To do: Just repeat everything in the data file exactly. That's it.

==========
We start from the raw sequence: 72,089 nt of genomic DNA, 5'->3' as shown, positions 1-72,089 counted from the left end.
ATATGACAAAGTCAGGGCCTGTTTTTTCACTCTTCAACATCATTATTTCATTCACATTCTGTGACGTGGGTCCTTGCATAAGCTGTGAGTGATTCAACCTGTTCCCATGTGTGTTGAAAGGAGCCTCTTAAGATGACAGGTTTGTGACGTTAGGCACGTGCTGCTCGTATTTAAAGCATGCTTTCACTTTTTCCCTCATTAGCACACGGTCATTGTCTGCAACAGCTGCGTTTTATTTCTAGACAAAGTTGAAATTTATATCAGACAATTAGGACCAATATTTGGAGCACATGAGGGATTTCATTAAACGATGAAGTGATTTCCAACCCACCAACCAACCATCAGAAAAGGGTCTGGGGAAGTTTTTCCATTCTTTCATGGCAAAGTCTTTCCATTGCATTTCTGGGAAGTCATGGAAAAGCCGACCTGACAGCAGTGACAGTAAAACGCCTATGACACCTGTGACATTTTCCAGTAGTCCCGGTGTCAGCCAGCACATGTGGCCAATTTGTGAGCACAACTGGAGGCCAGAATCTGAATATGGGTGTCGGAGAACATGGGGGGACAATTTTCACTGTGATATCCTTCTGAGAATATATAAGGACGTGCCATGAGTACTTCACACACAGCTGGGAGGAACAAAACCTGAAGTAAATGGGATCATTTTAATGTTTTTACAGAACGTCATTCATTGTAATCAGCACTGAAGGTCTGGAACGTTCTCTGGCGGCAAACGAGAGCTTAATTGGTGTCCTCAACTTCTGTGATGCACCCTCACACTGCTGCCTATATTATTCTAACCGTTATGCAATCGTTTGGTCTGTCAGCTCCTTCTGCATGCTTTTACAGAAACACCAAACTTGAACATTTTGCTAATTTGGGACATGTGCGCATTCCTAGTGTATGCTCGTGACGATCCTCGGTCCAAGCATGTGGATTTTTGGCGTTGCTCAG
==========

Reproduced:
We start from the raw sequence: 72,089 nt of genomic DNA, 5'->3' as shown, positions 1-72,089 counted from the left end.
ATATGACAAAGTCAGGGCCTGTTTTTTCACTCTTCAACATCATTATTTCATTCACATTCTGTGACGTGGGTCCTTGCATAAGCTGTGAGTGATTCAACCTGTTCCCATGTGTGTTGAAAGGAGCCTCTTAAGATGACAGGTTTGTGACGTTAGGCACGTGCTGCTCGTATTTAAAGCATGCTTTCACTTTTTCCCTCATTAGCACACGGTCATTGTCTGCAACAGCTGCGTTTTATTTCTAGACAAAGTTGAAATTTATATCAGACAATTAGGACCAATATTTGGAGCACATGAGGGATTTCATTAAACGATGAAGTGATTTCCAACCCACCAACCAACCATCAGAAAAGGGTCTGGGGAAGTTTTTCCATTCTTTCATGGCAAAGTCTTTCCATTGCATTTCTGGGAAGTCATGGAAAAGCCGACCTGACAGCAGTGACAGTAAAACGCCTATGACACCTGTGACATTTTCCAGTAGTCCCGGTGTCAGCCAGCACATGTGGCCAATTTGTGAGCACAACTGGAGGCCAGAATCTGAATATGGGTGTCGGAGAACATGGGGGGACAATTTTCACTGTGATATCCTTCTGAGAATATATAAGGACGTGCCATGAGTACTTCACACACAGCTGGGAGGAACAAAACCTGAAGTAAATGGGATCATTTTAATGTTTTTACAGAACGTCATTCATTGTAATCAGCACTGAAGGTCTGGAACGTTCTCTGGCGGCAAACGAGAGCTTAATTGGTGTCCTCAACTTCTGTGATGCACCCTCACACTGCTGCCTATATTATTCTAACCGTTATGCAATCGTTTGGTCTGTCAGCTCCTTCTGCATGCTTTTACAGAAACACCAAACTTGAACATTTTGCTAATTTGGGACATGTGCGCATTCCTAGTGTATGCTCGTGACGATCCTCGGTCCAAGCATGTGGATTTTTGGCGTTGCTCAG